Objectives: Obesity is an increasing problem among women of reproductive age (WRA) in urban sub-Saharan Africa (SSA), yet population-specific information on dietary risk factors is limited. The objective of this study was to derive dietary patterns (DPs) among WRAs in urban SSA and to examine their association with overweight and obesity.
Methods: We used baseline data from two prospective studies conducted among WRAs in Accra, Ghana (n = 2307, year = 2008-9) and Lilongwe, Malawi (n = 103, year = 2017-18). Diet was assessed using locally adapted food frequency questionnaires. Overweight was defined as body mass index (BMI) ≥25 kg/m2 and BMI <30 kg/m2, and obesity as BMI ≥30 kg/m2. DPs were derived using principal components analysis, and their association with overweight and obesity was assessed using generalized linear models controlling for age, education and wealth. Socio-demographic characteristics were examined across ordered DP quartiles/quintiles using a non-parametric test for trends (significance: P < 0.05).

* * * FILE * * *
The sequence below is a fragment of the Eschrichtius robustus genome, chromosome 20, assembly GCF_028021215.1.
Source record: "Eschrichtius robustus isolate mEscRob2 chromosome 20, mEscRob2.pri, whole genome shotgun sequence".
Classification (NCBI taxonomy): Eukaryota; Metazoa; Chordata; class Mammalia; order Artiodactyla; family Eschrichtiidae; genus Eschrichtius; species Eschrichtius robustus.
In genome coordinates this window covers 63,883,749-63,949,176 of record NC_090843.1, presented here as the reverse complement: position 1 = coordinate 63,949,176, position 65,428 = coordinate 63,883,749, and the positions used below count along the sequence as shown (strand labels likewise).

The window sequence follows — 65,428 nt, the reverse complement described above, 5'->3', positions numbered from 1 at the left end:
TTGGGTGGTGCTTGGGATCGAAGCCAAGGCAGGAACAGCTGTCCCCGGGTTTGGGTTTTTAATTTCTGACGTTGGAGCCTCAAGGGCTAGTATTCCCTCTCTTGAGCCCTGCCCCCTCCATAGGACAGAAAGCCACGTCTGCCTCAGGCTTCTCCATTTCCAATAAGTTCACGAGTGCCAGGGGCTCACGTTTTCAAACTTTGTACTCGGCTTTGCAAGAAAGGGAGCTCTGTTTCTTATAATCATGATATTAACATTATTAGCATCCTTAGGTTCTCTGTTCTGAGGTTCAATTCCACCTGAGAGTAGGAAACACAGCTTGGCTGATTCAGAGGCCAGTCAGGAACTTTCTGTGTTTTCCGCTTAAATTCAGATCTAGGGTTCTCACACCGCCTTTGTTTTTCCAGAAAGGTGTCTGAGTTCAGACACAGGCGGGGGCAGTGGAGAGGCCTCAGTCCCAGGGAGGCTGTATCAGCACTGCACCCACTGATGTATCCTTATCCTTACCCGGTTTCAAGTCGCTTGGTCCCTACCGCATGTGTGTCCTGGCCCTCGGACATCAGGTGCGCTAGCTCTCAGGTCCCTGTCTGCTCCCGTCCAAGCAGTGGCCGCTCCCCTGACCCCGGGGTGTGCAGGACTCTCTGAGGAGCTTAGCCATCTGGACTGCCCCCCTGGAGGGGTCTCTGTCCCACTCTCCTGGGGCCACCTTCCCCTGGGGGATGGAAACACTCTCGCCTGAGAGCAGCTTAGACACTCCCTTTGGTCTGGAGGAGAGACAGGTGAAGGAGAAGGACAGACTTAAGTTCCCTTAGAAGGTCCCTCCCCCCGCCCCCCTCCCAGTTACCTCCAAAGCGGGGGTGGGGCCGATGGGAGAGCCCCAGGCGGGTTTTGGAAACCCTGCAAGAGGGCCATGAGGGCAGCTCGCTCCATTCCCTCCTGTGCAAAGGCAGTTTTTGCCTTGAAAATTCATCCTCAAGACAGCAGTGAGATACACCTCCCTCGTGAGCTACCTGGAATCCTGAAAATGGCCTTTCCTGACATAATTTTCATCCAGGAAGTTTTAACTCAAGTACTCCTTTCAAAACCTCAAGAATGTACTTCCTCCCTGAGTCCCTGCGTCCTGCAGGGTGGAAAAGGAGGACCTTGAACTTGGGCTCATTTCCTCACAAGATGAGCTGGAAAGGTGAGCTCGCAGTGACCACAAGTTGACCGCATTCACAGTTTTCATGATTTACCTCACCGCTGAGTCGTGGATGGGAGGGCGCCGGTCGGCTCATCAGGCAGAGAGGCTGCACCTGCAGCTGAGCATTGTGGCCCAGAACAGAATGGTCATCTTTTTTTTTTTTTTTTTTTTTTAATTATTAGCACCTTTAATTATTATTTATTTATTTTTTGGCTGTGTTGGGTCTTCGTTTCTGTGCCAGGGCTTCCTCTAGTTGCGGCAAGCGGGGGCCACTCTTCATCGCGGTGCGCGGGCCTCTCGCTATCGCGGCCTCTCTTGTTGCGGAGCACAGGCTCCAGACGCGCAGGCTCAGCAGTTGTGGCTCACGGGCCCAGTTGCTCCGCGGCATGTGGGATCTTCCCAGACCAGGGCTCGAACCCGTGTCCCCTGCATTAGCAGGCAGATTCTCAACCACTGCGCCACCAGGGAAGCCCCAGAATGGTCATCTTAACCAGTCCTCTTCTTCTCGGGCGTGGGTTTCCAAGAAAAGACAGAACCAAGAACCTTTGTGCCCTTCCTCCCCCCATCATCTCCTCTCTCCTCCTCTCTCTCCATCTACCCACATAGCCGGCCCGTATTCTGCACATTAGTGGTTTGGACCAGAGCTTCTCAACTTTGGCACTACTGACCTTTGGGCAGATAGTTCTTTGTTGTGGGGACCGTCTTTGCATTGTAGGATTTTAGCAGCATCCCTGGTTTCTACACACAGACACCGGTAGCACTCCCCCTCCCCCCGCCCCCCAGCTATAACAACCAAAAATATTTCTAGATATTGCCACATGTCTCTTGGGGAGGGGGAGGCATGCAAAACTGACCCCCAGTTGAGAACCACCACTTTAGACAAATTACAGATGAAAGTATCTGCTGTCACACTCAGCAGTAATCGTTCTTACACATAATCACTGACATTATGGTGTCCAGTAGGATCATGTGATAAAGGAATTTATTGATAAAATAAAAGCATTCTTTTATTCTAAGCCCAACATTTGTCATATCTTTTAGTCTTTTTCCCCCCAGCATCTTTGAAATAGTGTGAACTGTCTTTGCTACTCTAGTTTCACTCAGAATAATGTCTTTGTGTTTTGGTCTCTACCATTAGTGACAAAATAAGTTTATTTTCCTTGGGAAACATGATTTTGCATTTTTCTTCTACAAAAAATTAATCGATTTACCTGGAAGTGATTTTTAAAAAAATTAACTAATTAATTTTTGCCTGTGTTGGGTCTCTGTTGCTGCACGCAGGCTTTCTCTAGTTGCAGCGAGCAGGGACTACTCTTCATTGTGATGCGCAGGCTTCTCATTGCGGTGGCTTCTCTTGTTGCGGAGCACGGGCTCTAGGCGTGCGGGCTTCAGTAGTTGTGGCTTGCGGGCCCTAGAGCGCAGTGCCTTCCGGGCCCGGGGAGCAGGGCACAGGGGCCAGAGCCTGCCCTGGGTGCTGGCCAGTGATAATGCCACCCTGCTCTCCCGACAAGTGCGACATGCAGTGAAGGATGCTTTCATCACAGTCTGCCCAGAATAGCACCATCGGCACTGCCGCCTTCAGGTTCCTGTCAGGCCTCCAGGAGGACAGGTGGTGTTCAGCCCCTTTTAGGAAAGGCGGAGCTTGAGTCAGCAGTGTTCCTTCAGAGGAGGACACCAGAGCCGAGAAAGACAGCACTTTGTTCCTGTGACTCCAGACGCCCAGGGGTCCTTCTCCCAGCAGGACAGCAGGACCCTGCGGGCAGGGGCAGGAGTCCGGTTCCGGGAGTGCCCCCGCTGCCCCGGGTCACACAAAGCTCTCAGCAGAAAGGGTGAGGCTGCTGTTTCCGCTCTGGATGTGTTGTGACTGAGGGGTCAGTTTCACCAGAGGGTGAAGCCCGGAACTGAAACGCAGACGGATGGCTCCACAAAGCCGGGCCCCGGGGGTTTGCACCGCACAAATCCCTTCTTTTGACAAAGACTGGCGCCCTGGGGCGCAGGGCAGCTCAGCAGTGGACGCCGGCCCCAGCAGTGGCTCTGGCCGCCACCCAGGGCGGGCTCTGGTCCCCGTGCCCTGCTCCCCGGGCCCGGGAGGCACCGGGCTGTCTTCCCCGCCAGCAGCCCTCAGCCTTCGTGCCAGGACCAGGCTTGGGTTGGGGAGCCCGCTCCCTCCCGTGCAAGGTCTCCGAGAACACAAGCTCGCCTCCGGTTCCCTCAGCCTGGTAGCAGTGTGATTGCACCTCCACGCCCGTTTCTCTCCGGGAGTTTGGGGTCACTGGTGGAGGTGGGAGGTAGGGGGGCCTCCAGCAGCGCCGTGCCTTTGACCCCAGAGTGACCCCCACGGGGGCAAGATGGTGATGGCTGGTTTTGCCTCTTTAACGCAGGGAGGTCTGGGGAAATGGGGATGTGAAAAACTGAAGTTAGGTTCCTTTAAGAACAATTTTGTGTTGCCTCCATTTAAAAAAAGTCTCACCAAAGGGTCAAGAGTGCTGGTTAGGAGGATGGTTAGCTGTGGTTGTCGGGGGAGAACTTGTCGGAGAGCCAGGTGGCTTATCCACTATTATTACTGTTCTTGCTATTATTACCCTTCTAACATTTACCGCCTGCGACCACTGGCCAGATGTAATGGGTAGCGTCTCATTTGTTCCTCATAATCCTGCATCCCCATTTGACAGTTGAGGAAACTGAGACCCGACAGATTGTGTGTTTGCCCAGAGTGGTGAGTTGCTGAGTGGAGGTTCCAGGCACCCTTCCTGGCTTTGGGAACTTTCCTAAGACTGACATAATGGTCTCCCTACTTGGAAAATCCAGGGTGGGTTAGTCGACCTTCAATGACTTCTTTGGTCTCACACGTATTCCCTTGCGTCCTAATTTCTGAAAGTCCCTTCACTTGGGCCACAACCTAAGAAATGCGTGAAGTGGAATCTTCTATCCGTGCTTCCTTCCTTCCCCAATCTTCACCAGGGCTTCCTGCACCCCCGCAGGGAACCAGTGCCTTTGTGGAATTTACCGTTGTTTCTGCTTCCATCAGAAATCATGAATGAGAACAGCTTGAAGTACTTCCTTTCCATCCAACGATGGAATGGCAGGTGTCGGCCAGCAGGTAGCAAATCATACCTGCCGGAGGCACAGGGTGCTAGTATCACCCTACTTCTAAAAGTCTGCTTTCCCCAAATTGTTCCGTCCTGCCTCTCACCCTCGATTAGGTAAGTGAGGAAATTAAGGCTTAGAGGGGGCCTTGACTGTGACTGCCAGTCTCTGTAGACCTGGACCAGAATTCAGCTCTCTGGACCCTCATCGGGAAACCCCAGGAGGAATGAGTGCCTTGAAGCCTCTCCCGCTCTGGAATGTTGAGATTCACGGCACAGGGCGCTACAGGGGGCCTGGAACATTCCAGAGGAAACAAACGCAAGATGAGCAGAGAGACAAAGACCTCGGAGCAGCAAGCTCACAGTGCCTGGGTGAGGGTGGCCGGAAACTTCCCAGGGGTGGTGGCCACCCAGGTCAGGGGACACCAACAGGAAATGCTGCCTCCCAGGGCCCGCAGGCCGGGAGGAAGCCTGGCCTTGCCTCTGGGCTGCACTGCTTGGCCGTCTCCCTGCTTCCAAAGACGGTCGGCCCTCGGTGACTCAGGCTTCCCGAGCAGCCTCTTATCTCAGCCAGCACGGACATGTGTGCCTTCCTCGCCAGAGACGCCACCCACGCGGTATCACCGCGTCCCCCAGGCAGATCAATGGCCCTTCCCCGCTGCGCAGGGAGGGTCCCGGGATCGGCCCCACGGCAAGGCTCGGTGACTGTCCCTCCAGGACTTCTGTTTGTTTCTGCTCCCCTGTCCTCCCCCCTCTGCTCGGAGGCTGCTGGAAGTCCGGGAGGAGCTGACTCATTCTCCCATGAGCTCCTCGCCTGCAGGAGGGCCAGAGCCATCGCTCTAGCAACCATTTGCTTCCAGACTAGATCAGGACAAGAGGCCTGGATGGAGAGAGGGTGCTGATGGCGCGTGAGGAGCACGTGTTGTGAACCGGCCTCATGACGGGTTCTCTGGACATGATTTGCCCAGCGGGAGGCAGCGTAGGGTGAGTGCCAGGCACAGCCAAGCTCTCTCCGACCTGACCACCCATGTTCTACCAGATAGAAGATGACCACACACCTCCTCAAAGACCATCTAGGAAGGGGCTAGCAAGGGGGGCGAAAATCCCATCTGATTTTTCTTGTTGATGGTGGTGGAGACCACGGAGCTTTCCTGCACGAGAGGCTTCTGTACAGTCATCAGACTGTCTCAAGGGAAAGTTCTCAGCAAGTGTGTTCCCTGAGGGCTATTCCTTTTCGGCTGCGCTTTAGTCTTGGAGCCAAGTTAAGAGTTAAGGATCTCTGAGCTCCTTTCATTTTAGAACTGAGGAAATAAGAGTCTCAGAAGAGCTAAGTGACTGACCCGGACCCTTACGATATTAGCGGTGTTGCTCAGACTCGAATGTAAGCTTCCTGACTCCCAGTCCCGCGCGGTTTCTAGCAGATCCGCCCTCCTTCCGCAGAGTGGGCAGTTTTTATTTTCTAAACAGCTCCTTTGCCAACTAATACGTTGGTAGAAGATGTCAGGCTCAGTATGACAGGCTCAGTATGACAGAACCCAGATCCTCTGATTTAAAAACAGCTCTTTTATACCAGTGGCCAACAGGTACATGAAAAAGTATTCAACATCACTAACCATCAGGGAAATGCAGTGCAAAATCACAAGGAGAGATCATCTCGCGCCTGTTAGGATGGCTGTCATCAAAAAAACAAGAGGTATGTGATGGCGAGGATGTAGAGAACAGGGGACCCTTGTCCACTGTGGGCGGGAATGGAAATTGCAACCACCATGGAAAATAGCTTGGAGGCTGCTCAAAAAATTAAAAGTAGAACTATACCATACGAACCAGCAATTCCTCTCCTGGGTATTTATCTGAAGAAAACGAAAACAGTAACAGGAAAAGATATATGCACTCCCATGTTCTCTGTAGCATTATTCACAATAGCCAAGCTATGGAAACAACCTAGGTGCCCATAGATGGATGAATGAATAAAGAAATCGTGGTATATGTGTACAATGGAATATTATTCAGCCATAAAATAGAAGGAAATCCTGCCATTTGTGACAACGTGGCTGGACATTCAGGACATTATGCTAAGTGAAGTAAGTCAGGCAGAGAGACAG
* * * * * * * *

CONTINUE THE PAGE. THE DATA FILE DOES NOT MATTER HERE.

Results: Two DPs were identified in both Ghana and Malawi, explaining 34% and 42% of dietary variance, respectively. In both samples, a protein DP was identified characterized by high intake of cereals, pulses, eggs, meat and poultry in Ghana and dairy, eggs, poultry, fats and sugar-sweetened beverages in Malawi. In addition, a healthy DP in Ghana showed high intake of fruit, nuts and dark green leafy vegetables, and a modern DP in Malawi showed high intake of sweets, processed foods, tubers, nuts and fruit. In both countries, higher education and wealth were associated with higher protein, healthy and modern DPs. In Ghana, higher protein DP was also associated with lower age and lower prevalence of underweight. DPs were not significantly (all P > 0.05) associated with overweight or obesity in either Ghana or Malawi.
Conclusions: Healthy and protein DPs characterized diets of urban WRA in Ghana, and protein and modern DPs in Malawi. Higher education and wealth were associated with higher DP quartiles/quintiles in both samples. The healthy DP in Ghana may reflect an earlier stage of the nutrition transition compared to the modern DP in Malawi (data collected ten years apart), or different food cultures and food varieties in the two countries. Further research is needed to understand the lack of association between DPs and obesity among urban WRAs in SSA.
Funding Sources: None.
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